2/366 – The Spoiler-ific Summary Of Why Star Wars: The Force Awakens Is Doing Just Fine
WARNING: This blog post contains spoilers for Star Wars: The Force Awakens and the other films in the series. Please insert your favorite Star Wars quote/meme/picture here about avoiding said spoilers and not being silly enough to ignore this warning and read them.
Personally, I like to think of this Star Wars moment when I think of how badly people stumble into spoilers despite warnings:
(On a side note, just imagine how much shorter the whole saga could have been if this had happened):
I’m a Sith fan, so that’d mean we’d have less hours of whiny exposition and inexplicable Rebel scumbag escapes, and more kickass Empire and Dark Side bromance execution. C’mon, even you Jedi types would appreciate that a little, right? But I digress. You’ve been warned. Don’t be Episode IV, first-hour-of-the-movie Luke, guys and gals.
Like many people out there, I had the fortunate opportunity to go to the theater and see the latest episode in the Star Wars series, the much-anticipated Episode VII: The Force Awakens. At the risk of being called Captain Obvious, it’s pretty safe to say that the film is pretty much a critical success right now. There’s a really good article up on good old Entertainment Weekly about which records Star Wars: The Force Awakens has set, and the highlights are as follows as of today:
- Fastest movie ever to hit $1 billion at the global box office
- Biggest Christmas Day movie ever at $49.3 million on that day alone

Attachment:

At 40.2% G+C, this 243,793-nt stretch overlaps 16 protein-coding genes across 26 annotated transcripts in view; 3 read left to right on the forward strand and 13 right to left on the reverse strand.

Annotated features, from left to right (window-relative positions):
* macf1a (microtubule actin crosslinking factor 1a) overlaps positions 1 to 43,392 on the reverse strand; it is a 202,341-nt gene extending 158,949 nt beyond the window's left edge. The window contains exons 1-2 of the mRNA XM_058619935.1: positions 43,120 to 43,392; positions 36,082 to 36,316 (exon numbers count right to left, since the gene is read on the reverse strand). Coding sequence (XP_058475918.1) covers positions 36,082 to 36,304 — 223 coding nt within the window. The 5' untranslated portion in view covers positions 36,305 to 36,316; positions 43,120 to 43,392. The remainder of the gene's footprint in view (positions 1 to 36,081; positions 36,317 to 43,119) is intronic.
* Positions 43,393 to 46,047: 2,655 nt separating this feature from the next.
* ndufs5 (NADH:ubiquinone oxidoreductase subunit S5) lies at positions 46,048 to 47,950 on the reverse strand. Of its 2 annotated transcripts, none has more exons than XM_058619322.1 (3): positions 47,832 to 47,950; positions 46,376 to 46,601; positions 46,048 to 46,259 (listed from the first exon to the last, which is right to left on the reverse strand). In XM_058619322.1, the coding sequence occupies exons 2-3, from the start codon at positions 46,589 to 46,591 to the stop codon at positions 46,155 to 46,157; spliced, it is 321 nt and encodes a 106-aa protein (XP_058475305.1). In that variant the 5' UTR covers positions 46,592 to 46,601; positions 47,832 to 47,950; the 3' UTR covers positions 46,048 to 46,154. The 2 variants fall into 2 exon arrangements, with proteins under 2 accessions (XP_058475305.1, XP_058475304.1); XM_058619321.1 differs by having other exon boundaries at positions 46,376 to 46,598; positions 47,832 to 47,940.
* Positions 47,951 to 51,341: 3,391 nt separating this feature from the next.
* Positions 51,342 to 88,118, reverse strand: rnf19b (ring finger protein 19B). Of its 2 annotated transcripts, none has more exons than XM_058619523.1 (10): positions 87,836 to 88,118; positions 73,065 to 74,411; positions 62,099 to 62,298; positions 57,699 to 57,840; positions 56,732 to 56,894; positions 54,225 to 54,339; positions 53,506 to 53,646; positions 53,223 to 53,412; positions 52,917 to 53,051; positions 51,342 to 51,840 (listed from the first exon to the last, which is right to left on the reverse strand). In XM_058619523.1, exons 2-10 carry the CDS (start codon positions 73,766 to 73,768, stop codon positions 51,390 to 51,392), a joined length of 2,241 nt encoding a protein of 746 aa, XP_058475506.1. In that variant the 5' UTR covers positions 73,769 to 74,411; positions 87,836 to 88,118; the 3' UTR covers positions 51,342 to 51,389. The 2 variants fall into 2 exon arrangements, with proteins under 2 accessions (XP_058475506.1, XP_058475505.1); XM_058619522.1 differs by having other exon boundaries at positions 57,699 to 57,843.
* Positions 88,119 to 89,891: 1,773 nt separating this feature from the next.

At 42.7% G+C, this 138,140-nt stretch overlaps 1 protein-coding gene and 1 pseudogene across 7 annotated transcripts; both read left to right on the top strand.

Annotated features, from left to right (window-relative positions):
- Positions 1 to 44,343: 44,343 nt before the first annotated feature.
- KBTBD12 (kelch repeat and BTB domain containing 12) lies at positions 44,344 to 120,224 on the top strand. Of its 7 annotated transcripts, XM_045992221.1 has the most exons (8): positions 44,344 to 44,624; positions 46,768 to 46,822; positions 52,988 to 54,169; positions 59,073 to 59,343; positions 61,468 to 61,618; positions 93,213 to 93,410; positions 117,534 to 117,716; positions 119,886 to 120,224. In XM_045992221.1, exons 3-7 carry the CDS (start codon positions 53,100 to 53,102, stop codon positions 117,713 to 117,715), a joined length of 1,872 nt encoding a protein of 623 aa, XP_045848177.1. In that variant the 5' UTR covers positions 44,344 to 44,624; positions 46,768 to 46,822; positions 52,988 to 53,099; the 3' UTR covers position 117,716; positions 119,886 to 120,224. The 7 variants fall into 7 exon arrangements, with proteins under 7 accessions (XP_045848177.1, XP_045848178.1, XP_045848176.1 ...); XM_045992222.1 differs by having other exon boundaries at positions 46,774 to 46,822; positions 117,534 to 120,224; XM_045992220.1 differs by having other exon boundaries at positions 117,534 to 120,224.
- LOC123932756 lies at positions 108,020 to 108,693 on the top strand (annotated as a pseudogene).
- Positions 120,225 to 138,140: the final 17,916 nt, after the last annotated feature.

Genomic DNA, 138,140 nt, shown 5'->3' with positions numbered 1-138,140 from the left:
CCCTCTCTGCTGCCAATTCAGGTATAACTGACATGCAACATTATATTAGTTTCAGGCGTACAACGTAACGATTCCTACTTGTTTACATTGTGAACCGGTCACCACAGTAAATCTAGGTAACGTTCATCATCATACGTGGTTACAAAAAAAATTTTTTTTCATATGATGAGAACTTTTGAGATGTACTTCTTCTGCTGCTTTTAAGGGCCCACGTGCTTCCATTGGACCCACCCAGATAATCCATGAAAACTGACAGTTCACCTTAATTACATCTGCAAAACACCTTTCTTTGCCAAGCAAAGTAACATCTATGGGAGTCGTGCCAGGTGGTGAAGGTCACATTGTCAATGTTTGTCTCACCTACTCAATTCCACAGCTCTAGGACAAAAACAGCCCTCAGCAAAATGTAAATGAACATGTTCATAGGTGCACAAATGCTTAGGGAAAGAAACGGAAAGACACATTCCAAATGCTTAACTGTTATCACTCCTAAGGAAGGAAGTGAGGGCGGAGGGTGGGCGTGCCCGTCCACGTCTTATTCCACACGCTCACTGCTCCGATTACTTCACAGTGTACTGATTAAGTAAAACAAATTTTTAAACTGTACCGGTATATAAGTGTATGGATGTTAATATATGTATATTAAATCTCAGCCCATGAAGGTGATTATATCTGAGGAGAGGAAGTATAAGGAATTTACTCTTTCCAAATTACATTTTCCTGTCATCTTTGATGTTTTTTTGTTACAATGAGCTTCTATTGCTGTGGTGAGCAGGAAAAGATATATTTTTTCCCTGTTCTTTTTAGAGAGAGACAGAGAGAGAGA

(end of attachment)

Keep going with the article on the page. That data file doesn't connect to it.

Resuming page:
- Biggest domestic debut weekend of all time at $247.9 million
- Only movie to exceed $100 million domestically in a single day
- Went right past Titanic for at $686.4 million domestically overall, Avatar being next.
I wouldn’t be surprised if this makes it into the top 3 movies of all time in terms of cash pull, wins a ton of awards, and will have been seen as having done the Kessel run in 13 parsecs (c’mon, you know no one’s shattering the 12 parsec Millennium Falcon record). So why has it been met with a ton of love and affection after the rather mixed reviews that episodes 1-3 got?
Simply put, it was a recipe of:
- Storytelling (both callbacks and new stuff)
- Modernizing of all the great things that made Star Wars badass, fun, and exciting
..but the primary and most important reason it’s succeeding is:
- Not fucking with the great things that made Star Wars badass, fun, and exciting
The last bullet point is what made Star Wars: Episode I: The Phantom Menace screw up Star Wars for people. If you take a trip back to the middle of 1999, the cusp of the beginning of the 21st century and the release date of Episode I, you’d see a ton of anticipation, hype, and excitement around the fact that a new set of Star Wars movies was coming out. I remember looking at a picture of the two week before release lineups like this:
..and saying “man, how lame of them to wait like that”, yet thinking how envious I was of those people to be the first to get to see the first new Star Wars in years. Filled with memories of Luke’s daring Death Star run sans computer, epic Millennium Falcon misadventures, and familial plot twists leading to amazing space battles, fans were amped up to see a new and exciting entry into one of the most beloved sci-fi sagas of all time.
Instead they got this:
and (hilariously, after he bested the most competent Jedi fighting in the film one-on-one) this:
and of course, THAT, which needs no introduction:
In short, many people left The Phantom Menace confused, upset, and worst of all, feeling like they didn’t get Star Wars – just a story that happened to be set in the Star Wars universe that made vague, fleeting attempts to connect people to what they’d known and loved from the originally released Episode IV-VI trilogy. It soured people, making enjoyment of the next two prequel episodes more difficult, even when the pivotal Anakin vs. Obi-Wan duel finally took place.